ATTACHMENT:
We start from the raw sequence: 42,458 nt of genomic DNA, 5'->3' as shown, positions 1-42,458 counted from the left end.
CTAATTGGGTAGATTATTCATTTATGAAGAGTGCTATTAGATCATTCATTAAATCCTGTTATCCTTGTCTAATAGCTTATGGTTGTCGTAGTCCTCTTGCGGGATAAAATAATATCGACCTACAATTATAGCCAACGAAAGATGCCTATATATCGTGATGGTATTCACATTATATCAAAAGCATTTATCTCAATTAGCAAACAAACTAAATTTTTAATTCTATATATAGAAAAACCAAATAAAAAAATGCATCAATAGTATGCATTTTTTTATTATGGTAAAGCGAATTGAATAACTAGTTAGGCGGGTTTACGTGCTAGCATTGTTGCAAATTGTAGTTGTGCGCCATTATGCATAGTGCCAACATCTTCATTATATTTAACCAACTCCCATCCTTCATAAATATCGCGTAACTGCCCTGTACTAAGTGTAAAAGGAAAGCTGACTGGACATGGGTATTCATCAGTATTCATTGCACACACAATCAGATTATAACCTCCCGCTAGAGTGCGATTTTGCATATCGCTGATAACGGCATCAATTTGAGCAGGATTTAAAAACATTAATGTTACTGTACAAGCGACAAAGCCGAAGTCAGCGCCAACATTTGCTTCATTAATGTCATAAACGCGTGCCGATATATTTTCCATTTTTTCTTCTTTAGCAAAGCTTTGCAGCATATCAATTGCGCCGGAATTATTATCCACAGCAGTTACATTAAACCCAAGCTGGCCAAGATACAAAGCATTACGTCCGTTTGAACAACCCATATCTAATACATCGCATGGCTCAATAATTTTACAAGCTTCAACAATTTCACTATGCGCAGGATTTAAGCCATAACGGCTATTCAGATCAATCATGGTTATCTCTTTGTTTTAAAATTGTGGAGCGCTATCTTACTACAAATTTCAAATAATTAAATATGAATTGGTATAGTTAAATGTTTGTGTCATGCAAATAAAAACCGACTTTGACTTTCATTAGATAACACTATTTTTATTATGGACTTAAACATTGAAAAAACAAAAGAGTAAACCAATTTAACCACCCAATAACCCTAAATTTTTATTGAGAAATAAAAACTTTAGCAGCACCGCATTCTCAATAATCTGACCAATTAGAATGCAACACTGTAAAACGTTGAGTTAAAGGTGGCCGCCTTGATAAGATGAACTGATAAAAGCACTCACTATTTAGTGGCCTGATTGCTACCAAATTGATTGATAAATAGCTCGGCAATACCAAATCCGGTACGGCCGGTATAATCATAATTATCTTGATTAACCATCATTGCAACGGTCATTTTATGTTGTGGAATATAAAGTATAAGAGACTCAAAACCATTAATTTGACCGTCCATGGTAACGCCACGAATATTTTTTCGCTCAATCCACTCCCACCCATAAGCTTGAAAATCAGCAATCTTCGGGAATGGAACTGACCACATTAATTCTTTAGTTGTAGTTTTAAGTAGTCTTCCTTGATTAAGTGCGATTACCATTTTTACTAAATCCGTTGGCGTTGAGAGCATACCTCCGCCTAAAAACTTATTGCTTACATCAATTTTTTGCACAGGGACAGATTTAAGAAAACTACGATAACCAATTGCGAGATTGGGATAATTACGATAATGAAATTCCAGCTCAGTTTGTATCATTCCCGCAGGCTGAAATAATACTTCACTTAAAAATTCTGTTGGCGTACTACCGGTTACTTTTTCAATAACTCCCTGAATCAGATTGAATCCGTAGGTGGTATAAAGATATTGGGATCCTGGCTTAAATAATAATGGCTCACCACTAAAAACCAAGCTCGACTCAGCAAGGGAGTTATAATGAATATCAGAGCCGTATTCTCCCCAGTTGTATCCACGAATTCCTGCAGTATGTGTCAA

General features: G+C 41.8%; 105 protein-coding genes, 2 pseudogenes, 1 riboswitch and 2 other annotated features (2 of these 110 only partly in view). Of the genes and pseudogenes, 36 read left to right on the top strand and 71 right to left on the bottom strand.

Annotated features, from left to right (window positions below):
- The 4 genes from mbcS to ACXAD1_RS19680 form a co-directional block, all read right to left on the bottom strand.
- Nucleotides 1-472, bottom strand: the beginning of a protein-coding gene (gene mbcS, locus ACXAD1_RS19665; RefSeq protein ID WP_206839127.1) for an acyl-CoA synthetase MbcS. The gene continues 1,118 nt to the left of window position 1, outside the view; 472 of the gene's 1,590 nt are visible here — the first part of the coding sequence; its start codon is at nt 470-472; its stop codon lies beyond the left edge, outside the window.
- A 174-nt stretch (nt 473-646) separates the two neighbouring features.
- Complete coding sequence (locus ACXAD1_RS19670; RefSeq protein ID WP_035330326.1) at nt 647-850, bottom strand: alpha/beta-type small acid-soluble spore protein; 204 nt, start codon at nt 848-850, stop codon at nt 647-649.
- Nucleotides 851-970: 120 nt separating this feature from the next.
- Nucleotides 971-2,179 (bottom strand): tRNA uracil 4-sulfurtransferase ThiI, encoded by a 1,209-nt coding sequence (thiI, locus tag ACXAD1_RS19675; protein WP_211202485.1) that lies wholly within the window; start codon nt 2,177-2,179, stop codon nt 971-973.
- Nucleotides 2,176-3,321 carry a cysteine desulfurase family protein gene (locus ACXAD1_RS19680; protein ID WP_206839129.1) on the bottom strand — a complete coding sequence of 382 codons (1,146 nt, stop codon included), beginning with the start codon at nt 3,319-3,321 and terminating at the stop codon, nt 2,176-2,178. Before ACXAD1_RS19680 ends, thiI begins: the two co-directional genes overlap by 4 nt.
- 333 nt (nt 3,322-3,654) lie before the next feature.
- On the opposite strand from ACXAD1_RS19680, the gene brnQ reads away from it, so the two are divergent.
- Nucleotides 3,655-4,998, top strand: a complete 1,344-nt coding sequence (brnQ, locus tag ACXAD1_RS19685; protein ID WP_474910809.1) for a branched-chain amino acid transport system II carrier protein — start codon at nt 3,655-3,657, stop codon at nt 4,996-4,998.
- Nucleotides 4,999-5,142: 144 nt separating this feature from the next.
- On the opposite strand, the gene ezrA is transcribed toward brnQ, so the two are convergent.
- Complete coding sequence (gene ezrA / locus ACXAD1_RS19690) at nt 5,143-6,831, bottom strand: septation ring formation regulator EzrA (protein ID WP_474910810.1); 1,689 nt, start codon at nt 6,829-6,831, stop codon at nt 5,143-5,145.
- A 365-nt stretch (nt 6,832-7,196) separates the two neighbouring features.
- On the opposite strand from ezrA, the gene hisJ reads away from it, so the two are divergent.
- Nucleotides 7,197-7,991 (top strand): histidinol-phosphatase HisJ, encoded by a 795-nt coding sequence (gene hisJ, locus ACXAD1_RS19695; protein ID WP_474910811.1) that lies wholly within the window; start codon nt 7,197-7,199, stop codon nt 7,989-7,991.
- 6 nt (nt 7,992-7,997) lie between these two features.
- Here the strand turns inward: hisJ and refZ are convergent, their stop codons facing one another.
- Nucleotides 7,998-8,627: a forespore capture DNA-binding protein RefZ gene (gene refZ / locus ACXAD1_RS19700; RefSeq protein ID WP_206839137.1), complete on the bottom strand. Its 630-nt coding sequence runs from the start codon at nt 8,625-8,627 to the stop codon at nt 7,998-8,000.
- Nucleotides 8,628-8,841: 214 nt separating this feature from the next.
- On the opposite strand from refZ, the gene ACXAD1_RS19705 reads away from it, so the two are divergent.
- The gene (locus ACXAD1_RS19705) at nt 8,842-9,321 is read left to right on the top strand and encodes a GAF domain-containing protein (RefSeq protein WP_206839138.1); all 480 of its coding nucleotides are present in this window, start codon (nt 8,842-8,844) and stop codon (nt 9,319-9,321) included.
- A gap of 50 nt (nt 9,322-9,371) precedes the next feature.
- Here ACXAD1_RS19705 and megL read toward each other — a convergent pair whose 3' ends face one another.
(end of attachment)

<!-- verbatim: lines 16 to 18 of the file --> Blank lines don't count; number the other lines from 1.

- On the opposite strand, the gene ezrA is transcribed toward brnQ, so the two are convergent.
- Complete coding sequence (gene ezrA / locus ACXAD1_RS19690) at nt 5,143-6,831, bottom strand: septation ring formation regulator EzrA (protein ID WP_474910810.1); 1,689 nt, start codon at nt 6,829-6,831, stop codon at nt 5,143-5,145.
- A 365-nt stretch (nt 6,832-7,196) separates the two neighbouring features.